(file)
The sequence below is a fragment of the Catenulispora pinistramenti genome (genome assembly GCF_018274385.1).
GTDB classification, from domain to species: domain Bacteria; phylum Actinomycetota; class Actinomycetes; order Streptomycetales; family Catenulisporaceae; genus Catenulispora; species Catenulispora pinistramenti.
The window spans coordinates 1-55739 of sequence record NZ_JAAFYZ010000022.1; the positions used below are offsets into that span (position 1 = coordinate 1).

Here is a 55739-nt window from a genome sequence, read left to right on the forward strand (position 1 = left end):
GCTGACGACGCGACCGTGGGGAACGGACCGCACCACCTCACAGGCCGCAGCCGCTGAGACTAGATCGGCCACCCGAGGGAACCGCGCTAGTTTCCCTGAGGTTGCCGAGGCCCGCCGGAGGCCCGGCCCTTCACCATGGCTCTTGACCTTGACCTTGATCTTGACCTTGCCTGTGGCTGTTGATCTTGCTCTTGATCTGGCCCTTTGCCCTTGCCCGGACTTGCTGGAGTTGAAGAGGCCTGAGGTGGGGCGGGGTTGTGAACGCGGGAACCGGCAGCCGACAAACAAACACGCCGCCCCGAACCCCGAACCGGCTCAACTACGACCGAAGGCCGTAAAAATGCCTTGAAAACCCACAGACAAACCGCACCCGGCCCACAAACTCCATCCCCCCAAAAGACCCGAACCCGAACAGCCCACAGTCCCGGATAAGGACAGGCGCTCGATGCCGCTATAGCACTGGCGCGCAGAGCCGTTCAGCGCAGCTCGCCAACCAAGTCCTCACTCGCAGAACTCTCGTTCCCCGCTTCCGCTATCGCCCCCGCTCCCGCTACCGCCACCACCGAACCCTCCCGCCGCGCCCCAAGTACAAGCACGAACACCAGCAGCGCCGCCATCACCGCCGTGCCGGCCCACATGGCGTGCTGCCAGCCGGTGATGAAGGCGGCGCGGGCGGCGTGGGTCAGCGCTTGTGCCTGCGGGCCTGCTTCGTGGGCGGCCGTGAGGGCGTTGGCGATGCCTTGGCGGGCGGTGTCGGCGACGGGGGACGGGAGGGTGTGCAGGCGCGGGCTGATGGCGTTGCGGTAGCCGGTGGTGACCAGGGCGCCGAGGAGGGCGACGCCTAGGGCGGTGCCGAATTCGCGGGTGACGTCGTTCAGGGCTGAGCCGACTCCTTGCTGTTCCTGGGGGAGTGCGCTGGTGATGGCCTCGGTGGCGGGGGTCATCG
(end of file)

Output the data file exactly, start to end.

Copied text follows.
The sequence below is a fragment of the Catenulispora pinistramenti genome (genome assembly GCF_018274385.1).
GTDB classification, from domain to species: domain Bacteria; phylum Actinomycetota; class Actinomycetes; order Streptomycetales; family Catenulisporaceae; genus Catenulispora; species Catenulispora pinistramenti.
The window spans coordinates 1-55739 of sequence record NZ_JAAFYZ010000022.1; the positions used below are offsets into that span (position 1 = coordinate 1).

Here is a 55739-nt window from a genome sequence, read left to right on the forward strand (position 1 = left end):
GCTGACGACGCGACCGTGGGGAACGGACCGCACCACCTCACAGGCCGCAGCCGCTGAGACTAGATCGGCCACCCGAGGGAACCGCGCTAGTTTCCCTGAGGTTGCCGAGGCCCGCCGGAGGCCCGGCCCTTCACCATGGCTCTTGACCTTGACCTTGATCTTGACCTTGCCTGTGGCTGTTGATCTTGCTCTTGATCTGGCCCTTTGCCCTTGCCCGGACTTGCTGGAGTTGAAGAGGCCTGAGGTGGGGCGGGGTTGTGAACGCGGGAACCGGCAGCCGACAAACAAACACGCCGCCCCGAACCCCGAACCGGCTCAACTACGACCGAAGGCCGTAAAAATGCCTTGAAAACCCACAGACAAACCGCACCCGGCCCACAAACTCCATCCCCCCAAAAGACCCGAACCCGAACAGCCCACAGTCCCGGATAAGGACAGGCGCTCGATGCCGCTATAGCACTGGCGCGCAGAGCCGTTCAGCGCAGCTCGCCAACCAAGTCCTCACTCGCAGAACTCTCGTTCCCCGCTTCCGCTATCGCCCCCGCTCCCGCTACCGCCACCACCGAACCCTCCCGCCGCGCCCCAAGTACAAGCACGAACACCAGCAGCGCCGCCATCACCGCCGTGCCGGCCCACATGGCGTGCTGCCAGCCGGTGATGAAGGCGGCGCGGGCGGCGTGGGTCAGCGCTTGTGCCTGCGGGCCTGCTTCGTGGGCGGCCGTGAGGGCGTTGGCGATGCCTTGGCGGGCGGTGTCGGCGACGGGGGACGGGAGGGTGTGCAGGCGCGGGCTGATGGCGTTGCGGTAGCCGGTGGTGACCAGGGCGCCGAGGAGGGCGACGCCTAGGGCGGTGCCGAATTCGCGGGTGACGTCGTTCAGGGCTGAGCCGACTCCTTGCTGTTCCTGGGGGAGTGCGCTGGTGATGGCCTCGGTGGCGGGGGTCATCG